Created in France around 1800, regulationism did not meet with immediate opposition. However, opposition emerged after its introduction in England in 1869, where doctors and women challenged this “French system.” The Ladies National Association for the Repeal of the Contagious Diseases Acts, led by the feminists Elizabeth Wolstenholme and Josephine Butler, immediately denounced the iniquity of this law that was based on sexual double standards: only women were penalised, their clients never troubled. After six years, this struggle led to the founding, by Butler, of the British, Continental and General Federation for the Abolition of Prostitution. Its name attests to its European ambitions, as well as expressing the idea that a European practice required a European solution, which was an innovative claim to say the least. This “crusade,” as Butler referred to it, was tinged with religiosity and moralism: it was about rescuing “fallen women.” This judgement was shared by most Europeans, as evidenced by the terms used to refer to prostitutes, which are also used as general insults; as such, they constitute a European lexicon of prostitution. Butler condemned prostitution and wanted to set her ‘sisters’ back on the right path. Abolitionists in France put forward criticisms of a different nature: the feminist philosopher Maria Deraismes considered that brothels (maisons de tolérance) were concessions to male demands; the left-wing feminist publicist Yves Guyot, meanwhile, put forward legal, political and public health arguments. In 1876 he started an abolitionist campaign in Les droits de l’homme in which he denounced regulationism’s lack of respect for human rights since prostitutes were exempt from common law under this system and its instrument, the police des mœurs (“vice squad,” literally “police of morality”). This system was thus contrary to human dignity and to the universality defended by many abolitionists. Its injustice was flagrant, as it only targeted prostitutes and ignored the responsibility of clients. The public health argument, meanwhile, was rejected by the abolitionists: doctors such as the Frenchman Fiaux demonstrated the ineffectiveness of regulationism in its fight against the spread of venereal diseases, since women subjected to regulation were even more affected than clandestine prostitutes as a result of unhygienic medical inspections. Despite the divergent views of the activists, the International Abolitionist Federation against Regulated Prostitution (IAF), which published the Continental Bulletin, was created in Geneva in 1877. The abolitionist movement, often supported by Freemasonry and Protestant milieus, grew into a strong Europe-wide network through the federation of national branches and the organisation of large congresses in the 1880s. The Genoa Congress in 1880, in the presence of representatives of 1600 workers’ associations, voted through “a manifesto designed to promote the abolition of legal prostitution.” Soon, two tendencies came up against each other within the IAF: prohibitionists, who wanted to ban regulationism and prostitution, emphasising human dignity and morality, and abolitionists, who opposed regulationism but who fervently defended liberalism, and who did not, as such, demand a ban on prostitution when it involved two consenting adults participating in a contract that should not concern the state; some even claimed that women should be free to use their bodies as they wish. In February 1900, the German radical feminists gave priority to the fight against regulationism in the name of a “moral duty” towards individuals. In Russia, opposition to regulationism, led by philanthropists and socialists, was focused on the spread of venereal disease (Congress on syphilis, 1897) and on the exploitation of “white slaves.” Throughout Europe, abolitionist petitions demanded the closing down of “brothels” and called for government action, such as the establishment in Italy of a commission “charged with giving its opinion on the revision of the regulations.” Private and militant initiatives increased around the turn of the century: in France, “L’Œuvre libératrice” of the feminist Avril de Sainte-Croix, the leading figure in French abolitionism at that time, opened shelters to help the rehabilitation of prostitutes; in the Netherlands, “Night Mission” hoped to act against prostitution by addressing the “customers of houses of debauchery” in the main cities. A handful of abolitionist victories (England, 1883) did not prevent the Europe-wide success of the pseudo-scientific theory of the “born prostitute,” who could be identified by bodily indicators such as the extent of body hair or the size of the clitoris (Lombroso and Ferrero, The Criminal Woman and the Prostitute, 1866).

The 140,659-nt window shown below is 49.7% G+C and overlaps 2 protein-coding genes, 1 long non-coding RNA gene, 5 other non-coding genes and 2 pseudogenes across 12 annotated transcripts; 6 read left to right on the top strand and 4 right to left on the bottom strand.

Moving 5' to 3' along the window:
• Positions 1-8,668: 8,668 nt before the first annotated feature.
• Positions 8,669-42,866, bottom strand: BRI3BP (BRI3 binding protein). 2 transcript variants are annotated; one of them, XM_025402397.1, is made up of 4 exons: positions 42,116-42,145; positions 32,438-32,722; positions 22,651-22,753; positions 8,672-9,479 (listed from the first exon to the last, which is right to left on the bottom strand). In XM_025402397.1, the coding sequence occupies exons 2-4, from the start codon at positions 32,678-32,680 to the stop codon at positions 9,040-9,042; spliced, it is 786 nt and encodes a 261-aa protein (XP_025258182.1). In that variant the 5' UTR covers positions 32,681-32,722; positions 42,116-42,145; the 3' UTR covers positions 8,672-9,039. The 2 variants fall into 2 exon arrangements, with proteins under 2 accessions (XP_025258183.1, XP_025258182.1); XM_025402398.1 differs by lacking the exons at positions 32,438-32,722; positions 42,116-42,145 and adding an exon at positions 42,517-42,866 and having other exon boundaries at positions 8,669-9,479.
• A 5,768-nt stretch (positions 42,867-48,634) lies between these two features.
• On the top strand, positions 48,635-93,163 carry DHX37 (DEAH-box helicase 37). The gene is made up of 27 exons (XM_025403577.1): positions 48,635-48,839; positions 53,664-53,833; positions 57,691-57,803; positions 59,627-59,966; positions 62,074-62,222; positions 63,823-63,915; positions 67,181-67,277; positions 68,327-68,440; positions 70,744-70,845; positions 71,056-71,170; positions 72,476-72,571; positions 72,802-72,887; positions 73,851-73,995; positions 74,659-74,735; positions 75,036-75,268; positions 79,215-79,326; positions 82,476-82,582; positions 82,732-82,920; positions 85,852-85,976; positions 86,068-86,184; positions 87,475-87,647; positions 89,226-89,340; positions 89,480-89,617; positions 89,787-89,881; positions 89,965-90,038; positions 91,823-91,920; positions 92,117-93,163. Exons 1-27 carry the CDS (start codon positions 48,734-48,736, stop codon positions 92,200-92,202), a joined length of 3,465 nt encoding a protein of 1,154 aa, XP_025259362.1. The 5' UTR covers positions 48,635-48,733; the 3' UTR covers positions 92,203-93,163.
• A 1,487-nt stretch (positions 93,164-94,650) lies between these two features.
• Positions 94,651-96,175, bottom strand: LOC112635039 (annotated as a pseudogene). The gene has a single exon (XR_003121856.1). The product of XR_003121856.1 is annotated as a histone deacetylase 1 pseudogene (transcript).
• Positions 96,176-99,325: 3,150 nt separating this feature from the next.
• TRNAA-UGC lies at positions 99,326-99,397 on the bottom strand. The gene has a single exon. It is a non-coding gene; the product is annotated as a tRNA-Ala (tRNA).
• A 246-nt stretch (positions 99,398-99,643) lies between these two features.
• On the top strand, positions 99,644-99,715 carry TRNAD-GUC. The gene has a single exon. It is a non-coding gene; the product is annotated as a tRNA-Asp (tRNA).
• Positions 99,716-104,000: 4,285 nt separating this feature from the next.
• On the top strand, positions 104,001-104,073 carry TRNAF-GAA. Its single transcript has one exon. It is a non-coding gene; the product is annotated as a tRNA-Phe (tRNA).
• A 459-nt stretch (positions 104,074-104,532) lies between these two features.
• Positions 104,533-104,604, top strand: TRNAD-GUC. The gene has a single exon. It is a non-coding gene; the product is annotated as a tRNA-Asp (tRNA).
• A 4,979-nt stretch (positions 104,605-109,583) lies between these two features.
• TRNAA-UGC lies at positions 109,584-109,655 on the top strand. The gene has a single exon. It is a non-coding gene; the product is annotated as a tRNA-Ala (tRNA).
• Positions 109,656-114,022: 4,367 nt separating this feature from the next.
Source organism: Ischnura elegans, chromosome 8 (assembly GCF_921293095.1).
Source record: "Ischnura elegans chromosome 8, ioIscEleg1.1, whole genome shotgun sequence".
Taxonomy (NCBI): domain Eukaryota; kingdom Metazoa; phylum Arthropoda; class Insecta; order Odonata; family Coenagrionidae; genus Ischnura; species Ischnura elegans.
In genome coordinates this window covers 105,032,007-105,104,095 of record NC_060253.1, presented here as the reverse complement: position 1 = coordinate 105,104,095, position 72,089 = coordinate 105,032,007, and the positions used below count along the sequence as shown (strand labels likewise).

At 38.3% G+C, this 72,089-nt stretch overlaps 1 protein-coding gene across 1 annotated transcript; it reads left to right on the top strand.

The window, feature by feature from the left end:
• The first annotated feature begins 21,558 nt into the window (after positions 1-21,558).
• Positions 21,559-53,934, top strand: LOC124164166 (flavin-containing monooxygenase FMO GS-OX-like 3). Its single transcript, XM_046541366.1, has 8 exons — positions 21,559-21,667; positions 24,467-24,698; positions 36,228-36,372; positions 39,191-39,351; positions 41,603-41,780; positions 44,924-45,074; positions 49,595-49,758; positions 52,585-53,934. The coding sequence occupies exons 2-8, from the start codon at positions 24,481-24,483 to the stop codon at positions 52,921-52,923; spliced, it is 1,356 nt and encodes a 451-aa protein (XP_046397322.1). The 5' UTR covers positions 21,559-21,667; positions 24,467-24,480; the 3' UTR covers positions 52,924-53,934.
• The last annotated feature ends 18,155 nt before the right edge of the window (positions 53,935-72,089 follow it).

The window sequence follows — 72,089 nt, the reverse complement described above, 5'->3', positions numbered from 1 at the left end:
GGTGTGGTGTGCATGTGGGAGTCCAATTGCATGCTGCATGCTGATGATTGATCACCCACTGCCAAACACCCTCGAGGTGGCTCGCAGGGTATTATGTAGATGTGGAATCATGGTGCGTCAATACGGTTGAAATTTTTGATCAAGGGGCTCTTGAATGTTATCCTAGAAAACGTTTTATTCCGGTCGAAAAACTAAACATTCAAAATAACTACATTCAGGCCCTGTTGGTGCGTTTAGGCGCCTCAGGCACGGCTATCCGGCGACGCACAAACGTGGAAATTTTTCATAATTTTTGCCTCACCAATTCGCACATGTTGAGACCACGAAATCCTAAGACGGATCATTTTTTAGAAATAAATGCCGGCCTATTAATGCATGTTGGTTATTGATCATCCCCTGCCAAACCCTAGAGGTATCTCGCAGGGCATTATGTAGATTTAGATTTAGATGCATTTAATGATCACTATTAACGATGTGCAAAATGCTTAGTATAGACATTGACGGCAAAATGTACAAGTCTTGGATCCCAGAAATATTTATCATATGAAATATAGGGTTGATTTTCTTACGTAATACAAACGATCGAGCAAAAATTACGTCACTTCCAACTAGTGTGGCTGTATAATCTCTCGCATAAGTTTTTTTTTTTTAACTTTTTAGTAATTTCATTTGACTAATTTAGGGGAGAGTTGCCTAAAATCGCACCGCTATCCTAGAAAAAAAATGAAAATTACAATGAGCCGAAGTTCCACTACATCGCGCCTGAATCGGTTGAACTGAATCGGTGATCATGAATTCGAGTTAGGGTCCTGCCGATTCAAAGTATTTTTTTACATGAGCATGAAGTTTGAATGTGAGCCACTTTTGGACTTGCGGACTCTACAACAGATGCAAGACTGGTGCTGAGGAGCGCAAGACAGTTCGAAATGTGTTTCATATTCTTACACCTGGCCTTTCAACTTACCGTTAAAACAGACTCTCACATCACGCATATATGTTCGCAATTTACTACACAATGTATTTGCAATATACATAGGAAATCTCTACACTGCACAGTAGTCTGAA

Disagreements within the IAF receded into the background in the face of the urgent fight against a new “scourge” encouraged by the revolution in transport: the “white slave trade” around Europe and towards other continents. Abolitionists underlined the responsibility of regulationism and its brothels which provided a huge opportunity for pimps. While the struggle against the white slave trade encouraged differences to be put aside, it weakened the original abolitionist cause: the product of an English movement at the end of the 1890s, the International Bureau for the Suppression of Traffic in Women and Children (which equated women and children, much to the dismay of feminists) accepted regulationism as a means of control, with moralising and conservative overtones. The opening of military brothels during the First World War reflects the failure of abolitionism. Only revolutionary Russia abolished regulationism but, from 1929, it harshly repressed prostitutes, considered deviants and interned in forced re-education centres. Regulationism did not completely disappear in Europe until the mid-twentieth century. On 2 December 1949, the United Nations adopted the “Convention for the Suppression of the Traffic in Persons and the Exploitation of the Prostitution of Others,” which it considered incompatible with human dignity. In the 21st century, abolitionism is often confused with prohibitionism, although opposition to neo-regulationism is giving it back its original meaning.